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Brain Res. 1982 Sep 9;247(1):39-47.

Prefrontal unit activity of macaque monkeys during auditory and visual reaction time tasks.


During a simple reaction time task using auditory or visual stimuli, a total of 96 single units were recorded from the dorsolateral prefrontal cortex of macaque monkeys. These monkeys were trained to depress a lever for a fixed period which produced a tone burst or a small spot of light. After a variable period, the stimulus intensity changed, and then, the monkey released the lever. Eighty-one cue-related units were classified into 3 types according to their decay time; that is, phasic, tonic and mixed. Phasic units (n = 19) showed a transient increase of discharge rate with a relatively short peak latency (70-300 ms). Of these, 17 units responded exclusively to either visual or auditory stimuli and two to both. Tonic units (n = 55) showed enhanced or suppressed activity, with longer latencies, which was sustained as long as the cue period continued. The temporal pattern of the discharge in 23 tonic units was found to be similar for both the auditory and visual cues. Seven mixed-type units showed combined phasic and tonic patterns. Lever release-related units (n = 15) were activated only during the period of lever release with no distinction in cue modality. It is suggested that the dorsolateral prefrontal cortex receives sensory inputs fairly discretely on the phasic-type neurons and that these sensory activities are transmitted to the tonic-type neurons which lead to an initiation of the lever release behavior.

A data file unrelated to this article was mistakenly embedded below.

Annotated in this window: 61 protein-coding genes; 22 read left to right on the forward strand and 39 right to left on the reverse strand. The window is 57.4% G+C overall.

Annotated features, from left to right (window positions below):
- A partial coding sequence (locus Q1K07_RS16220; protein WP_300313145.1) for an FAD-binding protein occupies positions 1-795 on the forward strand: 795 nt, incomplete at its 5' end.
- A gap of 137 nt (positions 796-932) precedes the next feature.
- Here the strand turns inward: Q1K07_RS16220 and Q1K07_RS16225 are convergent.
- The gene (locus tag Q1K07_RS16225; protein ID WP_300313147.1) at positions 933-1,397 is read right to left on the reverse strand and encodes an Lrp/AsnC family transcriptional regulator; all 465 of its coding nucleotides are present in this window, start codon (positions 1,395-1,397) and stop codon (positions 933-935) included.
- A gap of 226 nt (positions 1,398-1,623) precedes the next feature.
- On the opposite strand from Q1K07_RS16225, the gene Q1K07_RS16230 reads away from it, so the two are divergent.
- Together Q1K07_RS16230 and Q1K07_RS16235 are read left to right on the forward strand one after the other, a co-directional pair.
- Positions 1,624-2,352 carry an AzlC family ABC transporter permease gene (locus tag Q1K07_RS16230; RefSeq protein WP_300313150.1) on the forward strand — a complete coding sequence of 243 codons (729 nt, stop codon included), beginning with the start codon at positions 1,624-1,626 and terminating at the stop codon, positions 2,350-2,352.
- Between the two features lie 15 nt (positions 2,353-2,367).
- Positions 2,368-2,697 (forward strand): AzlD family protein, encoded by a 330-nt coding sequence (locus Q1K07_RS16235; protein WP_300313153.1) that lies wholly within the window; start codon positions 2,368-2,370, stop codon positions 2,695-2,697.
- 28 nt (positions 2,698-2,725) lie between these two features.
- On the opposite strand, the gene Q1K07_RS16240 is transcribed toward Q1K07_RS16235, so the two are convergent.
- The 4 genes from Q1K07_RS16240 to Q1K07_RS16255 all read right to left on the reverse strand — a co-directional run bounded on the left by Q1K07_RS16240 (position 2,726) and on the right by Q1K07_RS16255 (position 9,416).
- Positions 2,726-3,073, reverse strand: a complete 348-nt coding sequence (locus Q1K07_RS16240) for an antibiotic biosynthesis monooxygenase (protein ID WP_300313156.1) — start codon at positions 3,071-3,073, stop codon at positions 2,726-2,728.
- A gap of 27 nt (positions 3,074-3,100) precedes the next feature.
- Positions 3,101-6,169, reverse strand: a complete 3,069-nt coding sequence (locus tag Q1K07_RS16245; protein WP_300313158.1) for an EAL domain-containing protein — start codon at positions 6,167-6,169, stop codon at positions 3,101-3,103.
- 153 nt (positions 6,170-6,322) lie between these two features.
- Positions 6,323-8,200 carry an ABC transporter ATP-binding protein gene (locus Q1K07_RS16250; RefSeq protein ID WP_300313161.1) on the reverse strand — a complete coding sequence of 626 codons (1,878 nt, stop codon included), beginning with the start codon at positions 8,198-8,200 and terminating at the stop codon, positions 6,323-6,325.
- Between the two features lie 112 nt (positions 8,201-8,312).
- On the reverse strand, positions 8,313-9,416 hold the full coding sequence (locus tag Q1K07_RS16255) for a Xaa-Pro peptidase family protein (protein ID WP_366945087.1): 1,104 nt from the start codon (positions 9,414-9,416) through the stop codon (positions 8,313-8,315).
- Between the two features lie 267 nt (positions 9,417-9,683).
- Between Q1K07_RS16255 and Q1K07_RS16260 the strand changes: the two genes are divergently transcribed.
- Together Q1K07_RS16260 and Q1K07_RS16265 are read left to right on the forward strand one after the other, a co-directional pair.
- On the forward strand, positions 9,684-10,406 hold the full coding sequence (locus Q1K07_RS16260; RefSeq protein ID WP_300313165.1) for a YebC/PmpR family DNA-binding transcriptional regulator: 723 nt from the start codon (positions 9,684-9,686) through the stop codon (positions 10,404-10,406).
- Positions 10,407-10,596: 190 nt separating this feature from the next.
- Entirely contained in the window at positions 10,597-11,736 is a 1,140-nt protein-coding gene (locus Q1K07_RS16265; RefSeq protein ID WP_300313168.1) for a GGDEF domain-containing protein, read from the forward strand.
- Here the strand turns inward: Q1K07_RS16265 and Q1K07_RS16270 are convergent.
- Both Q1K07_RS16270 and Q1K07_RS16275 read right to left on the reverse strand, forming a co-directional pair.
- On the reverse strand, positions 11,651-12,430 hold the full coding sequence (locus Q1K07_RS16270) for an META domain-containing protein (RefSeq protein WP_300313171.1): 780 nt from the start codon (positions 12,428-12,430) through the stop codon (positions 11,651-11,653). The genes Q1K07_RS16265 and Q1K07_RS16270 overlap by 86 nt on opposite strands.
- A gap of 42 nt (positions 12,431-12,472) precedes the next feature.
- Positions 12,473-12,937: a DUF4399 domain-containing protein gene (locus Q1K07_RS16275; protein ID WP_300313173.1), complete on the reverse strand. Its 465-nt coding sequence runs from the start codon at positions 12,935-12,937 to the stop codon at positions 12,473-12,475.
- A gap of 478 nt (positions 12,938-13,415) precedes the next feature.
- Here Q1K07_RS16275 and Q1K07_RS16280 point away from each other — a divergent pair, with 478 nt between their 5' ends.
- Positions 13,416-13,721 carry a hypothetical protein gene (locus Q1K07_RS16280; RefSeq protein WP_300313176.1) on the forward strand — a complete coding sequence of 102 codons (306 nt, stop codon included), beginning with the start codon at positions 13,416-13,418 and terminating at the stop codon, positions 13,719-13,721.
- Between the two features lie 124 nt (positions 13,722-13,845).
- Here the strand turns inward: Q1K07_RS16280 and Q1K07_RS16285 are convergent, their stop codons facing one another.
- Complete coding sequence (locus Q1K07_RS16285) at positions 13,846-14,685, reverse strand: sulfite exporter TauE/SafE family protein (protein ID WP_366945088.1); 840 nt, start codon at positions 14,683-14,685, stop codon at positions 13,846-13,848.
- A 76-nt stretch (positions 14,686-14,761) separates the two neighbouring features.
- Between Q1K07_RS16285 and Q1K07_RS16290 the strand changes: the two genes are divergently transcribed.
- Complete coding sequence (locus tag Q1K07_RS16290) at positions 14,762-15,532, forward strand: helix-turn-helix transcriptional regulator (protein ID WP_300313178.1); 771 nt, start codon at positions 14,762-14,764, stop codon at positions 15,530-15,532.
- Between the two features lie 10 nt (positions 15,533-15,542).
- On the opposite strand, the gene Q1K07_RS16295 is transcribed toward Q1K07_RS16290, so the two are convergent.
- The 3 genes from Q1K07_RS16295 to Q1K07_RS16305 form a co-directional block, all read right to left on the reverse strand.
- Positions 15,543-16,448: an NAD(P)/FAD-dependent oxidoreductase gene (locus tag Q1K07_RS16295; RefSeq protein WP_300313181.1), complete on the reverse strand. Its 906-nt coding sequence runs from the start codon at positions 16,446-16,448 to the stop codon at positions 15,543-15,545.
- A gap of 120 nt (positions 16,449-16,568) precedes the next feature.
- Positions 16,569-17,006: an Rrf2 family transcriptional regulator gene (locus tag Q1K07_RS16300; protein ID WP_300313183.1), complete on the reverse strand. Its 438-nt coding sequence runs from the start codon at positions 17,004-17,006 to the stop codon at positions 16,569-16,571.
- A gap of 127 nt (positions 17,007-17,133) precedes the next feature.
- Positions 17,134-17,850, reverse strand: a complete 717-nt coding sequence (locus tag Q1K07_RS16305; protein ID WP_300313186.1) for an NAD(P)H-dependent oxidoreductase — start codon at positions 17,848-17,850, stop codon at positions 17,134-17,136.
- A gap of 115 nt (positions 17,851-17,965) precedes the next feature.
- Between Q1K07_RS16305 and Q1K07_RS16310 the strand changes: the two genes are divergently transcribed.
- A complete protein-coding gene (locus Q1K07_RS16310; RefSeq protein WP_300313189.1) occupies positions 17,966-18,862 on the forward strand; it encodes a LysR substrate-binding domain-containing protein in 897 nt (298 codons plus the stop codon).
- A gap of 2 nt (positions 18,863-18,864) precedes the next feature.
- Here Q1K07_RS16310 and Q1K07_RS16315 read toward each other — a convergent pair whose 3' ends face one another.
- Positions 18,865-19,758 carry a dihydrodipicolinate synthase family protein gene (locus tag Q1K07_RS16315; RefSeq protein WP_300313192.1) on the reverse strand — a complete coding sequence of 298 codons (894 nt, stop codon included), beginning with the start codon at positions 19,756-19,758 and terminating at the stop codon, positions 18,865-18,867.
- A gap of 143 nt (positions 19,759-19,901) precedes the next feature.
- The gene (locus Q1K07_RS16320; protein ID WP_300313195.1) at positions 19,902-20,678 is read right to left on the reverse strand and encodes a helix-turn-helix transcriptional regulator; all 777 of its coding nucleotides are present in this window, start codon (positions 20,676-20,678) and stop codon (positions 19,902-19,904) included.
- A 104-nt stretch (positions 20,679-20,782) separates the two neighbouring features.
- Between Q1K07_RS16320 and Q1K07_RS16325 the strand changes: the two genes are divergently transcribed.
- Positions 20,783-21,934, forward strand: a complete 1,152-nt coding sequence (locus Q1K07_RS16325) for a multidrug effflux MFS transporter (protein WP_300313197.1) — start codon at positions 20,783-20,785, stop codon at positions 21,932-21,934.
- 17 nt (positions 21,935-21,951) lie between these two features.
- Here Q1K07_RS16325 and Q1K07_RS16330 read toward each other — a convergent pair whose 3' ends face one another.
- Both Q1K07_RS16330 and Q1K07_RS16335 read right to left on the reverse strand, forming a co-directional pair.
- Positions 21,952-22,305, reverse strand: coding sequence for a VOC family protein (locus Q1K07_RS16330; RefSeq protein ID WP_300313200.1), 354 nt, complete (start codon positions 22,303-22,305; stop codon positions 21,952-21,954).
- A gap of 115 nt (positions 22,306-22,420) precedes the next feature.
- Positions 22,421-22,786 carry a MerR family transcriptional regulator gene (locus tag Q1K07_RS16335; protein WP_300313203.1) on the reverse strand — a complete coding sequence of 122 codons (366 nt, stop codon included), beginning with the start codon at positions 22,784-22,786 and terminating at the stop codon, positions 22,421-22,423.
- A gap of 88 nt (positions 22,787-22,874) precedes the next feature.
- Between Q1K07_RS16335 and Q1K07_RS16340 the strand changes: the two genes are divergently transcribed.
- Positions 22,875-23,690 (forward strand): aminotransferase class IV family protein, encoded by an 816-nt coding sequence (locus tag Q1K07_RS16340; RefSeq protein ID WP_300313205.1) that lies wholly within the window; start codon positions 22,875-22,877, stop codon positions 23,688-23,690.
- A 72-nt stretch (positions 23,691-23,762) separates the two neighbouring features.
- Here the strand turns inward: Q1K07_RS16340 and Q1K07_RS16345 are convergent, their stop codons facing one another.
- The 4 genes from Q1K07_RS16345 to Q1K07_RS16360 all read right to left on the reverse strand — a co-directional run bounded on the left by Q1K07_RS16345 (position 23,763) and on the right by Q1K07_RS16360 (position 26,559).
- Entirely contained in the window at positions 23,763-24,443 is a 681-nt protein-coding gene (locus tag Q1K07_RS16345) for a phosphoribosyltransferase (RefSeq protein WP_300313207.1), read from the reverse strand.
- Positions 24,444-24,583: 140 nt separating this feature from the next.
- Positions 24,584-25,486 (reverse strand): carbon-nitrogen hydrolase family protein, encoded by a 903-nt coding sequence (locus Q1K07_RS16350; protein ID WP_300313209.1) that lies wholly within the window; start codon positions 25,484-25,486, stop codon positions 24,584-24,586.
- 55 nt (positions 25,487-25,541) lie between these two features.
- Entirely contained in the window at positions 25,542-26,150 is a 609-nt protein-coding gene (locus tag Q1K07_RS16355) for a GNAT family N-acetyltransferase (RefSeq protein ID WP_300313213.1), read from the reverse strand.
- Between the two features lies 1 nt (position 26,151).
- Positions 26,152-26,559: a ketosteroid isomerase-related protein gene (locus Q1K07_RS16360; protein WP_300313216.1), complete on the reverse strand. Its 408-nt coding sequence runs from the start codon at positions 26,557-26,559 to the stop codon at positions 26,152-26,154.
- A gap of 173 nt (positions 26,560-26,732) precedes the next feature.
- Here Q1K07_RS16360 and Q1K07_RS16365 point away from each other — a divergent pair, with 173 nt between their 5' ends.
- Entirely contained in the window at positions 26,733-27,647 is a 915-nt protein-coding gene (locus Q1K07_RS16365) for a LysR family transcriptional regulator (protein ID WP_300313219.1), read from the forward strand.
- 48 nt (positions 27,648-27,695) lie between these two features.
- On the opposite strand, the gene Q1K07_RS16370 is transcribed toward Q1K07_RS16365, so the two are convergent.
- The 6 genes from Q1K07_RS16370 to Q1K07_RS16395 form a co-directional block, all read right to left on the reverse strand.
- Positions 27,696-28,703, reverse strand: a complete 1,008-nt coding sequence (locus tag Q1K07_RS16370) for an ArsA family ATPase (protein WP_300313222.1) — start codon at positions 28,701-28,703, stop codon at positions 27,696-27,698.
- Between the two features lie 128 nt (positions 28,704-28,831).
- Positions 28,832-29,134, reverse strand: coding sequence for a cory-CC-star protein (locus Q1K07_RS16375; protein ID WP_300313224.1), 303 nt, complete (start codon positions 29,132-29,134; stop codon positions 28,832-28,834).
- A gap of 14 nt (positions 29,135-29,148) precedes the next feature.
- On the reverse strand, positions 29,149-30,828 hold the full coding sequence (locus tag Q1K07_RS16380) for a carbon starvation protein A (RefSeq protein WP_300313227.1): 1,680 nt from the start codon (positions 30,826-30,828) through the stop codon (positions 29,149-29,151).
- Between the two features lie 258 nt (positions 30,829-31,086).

[Indexed for MEDLINE]

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